Richard Dawkins gets it all wrong, yet again

Imagine a world in which Richard Dawkins responds sensitively on a complicated topic. We'll wait ...

By George Estreich

Published September 25, 2014 11:00PM (EDT)

Richard Dawkins                   (Comedy Central)
Richard Dawkins (Comedy Central)

Last month, Richard Dawkins offered this tweet about a hypothetical fetus with Down syndrome: "Abort it and try again. It would be immoral to bring it into the world if you have the choice."

If nothing else, Dawkins’ view was clear. But there is Zen clarity and Molotov clarity, and Dawkins’ tweet — with its flammable mix of abortion, God, atheism, disability, pregnancy and uncompromising moral judgment — leaned toward the latter. The resulting online firestorm, with extra gasoline subsequently ladled out by Dawkins himself (including an apology later featured on a blog called Terrible Apologies), is still smoldering.

Bioethicists have analyzed Dawkins’ logic (gappy), and Down syndrome researchers have examined the empirical basis for his views (thin to none). So we can now move on. Yes?

Well, for parents like me (my younger daughter, Laura, has Down syndrome), this stuff never really goes away. As a social media event, the Dawkins kerfuffle was fleeting, soon replaced by celebrity nudes; as a conversation, though, it offers a glimpse of a larger question: How do “we” — that is, the non-disabled — think about people with intellectual disabilities?

It’s a truism that non disabled people have a hard time imagining people with disabilities, believing their lives to be worse than they actually are. But Down syndrome adds further complexity: It is common enough to be known, it is instantly recognizable to most, and it is not only genetic, but can be tested for in utero. The result of all this is that conversations about Down syndrome tend to be about many things at once, and the people tend to get lost — or, in the service of argument, to be imagined in ways that are deeply flawed.

I want to talk a little bit about those flaws and where they come from, and to do so, I have to discuss a recent skit from "The Tonight Show," involving the Seattle Mariners’ star second baseman, Robinson Cano.

* * *

Last year, Cano left the Yankees for the Seattle Mariners. On the day of the "Tonight Show" skit, he returned to New York as a Mariner for the first time. To honor the occasion, Jimmy Fallon set up a larger-than-life cardboard image of Robinson Cano in a Mariners uniform, and invited passing Yankees fans to boo. They did this with great enthusiasm — until Robinson Cano, the actual person, would step out from behind the cardboard. At that point, the booer, after a second of shock, would happily welcome Cano back to New York.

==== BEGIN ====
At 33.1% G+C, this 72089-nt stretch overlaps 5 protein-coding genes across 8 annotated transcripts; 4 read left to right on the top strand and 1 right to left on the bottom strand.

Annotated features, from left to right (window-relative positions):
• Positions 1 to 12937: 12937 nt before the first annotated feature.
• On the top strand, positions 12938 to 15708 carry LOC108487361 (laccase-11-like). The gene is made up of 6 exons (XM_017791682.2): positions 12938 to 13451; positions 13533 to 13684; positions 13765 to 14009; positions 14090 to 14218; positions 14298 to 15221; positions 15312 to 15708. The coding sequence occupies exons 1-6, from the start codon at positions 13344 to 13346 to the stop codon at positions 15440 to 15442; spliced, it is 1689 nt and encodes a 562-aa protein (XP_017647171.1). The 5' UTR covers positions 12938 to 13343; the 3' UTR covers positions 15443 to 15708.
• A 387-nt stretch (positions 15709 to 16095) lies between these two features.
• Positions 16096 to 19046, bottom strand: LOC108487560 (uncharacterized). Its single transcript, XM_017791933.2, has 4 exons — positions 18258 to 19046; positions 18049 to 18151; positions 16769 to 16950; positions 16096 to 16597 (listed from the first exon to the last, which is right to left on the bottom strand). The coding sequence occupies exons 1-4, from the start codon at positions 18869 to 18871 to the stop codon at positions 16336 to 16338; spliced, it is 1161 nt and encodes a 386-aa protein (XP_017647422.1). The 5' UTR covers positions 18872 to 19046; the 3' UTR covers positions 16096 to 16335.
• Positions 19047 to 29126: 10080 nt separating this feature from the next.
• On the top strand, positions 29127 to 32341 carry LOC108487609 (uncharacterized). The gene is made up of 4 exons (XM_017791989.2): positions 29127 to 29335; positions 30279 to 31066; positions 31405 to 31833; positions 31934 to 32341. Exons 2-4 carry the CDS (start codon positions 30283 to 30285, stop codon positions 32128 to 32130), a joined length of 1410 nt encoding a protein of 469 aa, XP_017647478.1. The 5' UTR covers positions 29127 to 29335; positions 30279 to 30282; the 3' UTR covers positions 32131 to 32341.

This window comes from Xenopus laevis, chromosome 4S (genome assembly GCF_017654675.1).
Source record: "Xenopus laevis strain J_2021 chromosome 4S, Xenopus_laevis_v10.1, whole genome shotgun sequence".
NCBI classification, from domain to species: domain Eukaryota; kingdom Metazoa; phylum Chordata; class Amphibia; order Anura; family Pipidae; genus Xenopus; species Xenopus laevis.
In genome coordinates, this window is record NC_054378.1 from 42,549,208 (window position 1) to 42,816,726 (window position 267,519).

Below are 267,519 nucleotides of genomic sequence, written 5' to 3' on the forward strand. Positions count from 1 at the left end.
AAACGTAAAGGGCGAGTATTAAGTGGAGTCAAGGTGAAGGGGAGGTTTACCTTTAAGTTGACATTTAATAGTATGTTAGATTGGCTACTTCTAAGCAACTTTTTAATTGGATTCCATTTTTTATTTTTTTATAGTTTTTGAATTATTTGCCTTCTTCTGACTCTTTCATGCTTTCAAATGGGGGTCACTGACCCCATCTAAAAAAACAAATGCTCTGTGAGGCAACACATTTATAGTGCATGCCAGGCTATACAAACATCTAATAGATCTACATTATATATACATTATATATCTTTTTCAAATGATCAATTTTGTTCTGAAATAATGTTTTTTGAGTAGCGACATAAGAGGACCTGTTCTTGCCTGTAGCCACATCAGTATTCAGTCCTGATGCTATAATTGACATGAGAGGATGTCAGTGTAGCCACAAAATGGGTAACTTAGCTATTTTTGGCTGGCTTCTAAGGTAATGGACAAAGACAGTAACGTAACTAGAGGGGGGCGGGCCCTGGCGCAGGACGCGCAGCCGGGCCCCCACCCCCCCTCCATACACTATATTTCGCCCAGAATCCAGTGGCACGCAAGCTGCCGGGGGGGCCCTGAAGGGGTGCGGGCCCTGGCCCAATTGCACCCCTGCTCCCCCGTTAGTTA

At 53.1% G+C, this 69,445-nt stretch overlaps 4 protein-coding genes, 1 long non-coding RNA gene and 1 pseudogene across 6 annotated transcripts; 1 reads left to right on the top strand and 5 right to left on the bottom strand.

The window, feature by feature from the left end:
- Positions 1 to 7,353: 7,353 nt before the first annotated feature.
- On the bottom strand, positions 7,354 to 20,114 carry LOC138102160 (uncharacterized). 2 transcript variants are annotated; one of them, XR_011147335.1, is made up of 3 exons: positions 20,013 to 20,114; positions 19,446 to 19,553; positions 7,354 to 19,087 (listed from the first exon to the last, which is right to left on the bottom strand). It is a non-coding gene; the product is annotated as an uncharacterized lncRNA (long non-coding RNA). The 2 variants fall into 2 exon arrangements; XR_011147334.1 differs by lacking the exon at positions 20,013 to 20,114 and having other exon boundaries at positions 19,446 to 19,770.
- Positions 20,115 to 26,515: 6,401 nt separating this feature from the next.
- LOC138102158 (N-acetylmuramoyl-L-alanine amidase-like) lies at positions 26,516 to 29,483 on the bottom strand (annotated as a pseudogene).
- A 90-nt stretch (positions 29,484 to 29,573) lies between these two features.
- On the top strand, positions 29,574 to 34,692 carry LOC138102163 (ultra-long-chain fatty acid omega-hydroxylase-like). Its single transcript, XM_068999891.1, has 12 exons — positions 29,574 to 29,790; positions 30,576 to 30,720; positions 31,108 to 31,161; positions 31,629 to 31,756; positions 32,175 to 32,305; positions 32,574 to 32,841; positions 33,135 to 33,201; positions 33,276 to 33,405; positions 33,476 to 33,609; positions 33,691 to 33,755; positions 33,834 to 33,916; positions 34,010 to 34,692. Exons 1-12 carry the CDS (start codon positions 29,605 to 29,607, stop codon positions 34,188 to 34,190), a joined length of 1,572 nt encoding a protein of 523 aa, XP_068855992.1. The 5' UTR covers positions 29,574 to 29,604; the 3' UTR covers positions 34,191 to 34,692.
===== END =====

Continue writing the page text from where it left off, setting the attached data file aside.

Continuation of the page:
As a parent, as a writer, that sums up my experience of Down syndrome in the world. As an abstraction, a cardboard figure, people behave negatively. In person, people are charmed.

When parents sent pictures to Richard Dawkins, or talked about how much their children meant to them and their families, that was a way of having the person step out from behind the cardboard. They were not just saying their kids brought them happiness; they were saying that their kids were real.

There are several dangers in this approach, however. (I say this not to criticize the parents: I’ve written a book about Laura, where I told lots of stories. It’s more that every narrative choice has dangers, and discussions of disability are particularly fraught.) The first is that doing so may feed the stereotype that people with Down syndrome are sweet, and that their individual identities are simply functions of the group. I’ve met many people with Down syndrome, and I know some of them well, and though I can be cranky and judgmental, I haven’t yet met someone with Down syndrome I dislike. That said, I also think it’s wrong to ascribe special qualities of personality to members of that group, even good ones, because doing so obscures the individuality that is there — and that we assume for ourselves.